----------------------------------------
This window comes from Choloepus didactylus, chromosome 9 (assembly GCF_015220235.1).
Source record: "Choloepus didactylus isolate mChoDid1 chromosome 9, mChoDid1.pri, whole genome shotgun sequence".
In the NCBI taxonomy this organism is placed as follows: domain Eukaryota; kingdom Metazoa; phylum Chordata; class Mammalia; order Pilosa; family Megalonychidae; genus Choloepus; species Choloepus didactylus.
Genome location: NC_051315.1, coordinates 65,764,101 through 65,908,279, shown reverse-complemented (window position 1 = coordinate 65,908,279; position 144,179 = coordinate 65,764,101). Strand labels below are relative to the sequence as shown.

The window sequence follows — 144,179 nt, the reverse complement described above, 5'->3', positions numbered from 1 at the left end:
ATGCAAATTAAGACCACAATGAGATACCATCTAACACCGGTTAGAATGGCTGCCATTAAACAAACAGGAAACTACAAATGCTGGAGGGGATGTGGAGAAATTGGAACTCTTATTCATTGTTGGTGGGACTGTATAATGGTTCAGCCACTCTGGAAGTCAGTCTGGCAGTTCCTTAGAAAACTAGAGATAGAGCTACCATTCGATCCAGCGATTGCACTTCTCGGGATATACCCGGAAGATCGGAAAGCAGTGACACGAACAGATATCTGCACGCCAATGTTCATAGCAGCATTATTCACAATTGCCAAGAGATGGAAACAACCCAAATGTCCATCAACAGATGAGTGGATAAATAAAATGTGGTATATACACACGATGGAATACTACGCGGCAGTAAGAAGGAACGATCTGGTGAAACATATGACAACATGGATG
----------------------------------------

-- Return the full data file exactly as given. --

This window comes from Choloepus didactylus, chromosome 9 (assembly GCF_015220235.1).
Source record: "Choloepus didactylus isolate mChoDid1 chromosome 9, mChoDid1.pri, whole genome shotgun sequence".
In the NCBI taxonomy this organism is placed as follows: domain Eukaryota; kingdom Metazoa; phylum Chordata; class Mammalia; order Pilosa; family Megalonychidae; genus Choloepus; species Choloepus didactylus.
Genome location: NC_051315.1, coordinates 65,764,101 through 65,908,279, shown reverse-complemented (window position 1 = coordinate 65,908,279; position 144,179 = coordinate 65,764,101). Strand labels below are relative to the sequence as shown.

The window sequence follows — 144,179 nt, the reverse complement described above, 5'->3', positions numbered from 1 at the left end:
ATGCAAATTAAGACCACAATGAGATACCATCTAACACCGGTTAGAATGGCTGCCATTAAACAAACAGGAAACTACAAATGCTGGAGGGGATGTGGAGAAATTGGAACTCTTATTCATTGTTGGTGGGACTGTATAATGGTTCAGCCACTCTGGAAGTCAGTCTGGCAGTTCCTTAGAAAACTAGAGATAGAGCTACCATTCGATCCAGCGATTGCACTTCTCGGGATATACCCGGAAGATCGGAAAGCAGTGACACGAACAGATATCTGCACGCCAATGTTCATAGCAGCATTATTCACAATTGCCAAGAGATGGAAACAACCCAAATGTCCATCAACAGATGAGTGGATAAATAAAATGTGGTATATACACACGATGGAATACTACGCGGCAGTAAGAAGGAACGATCTGGTGAAACATATGACAACATGGATG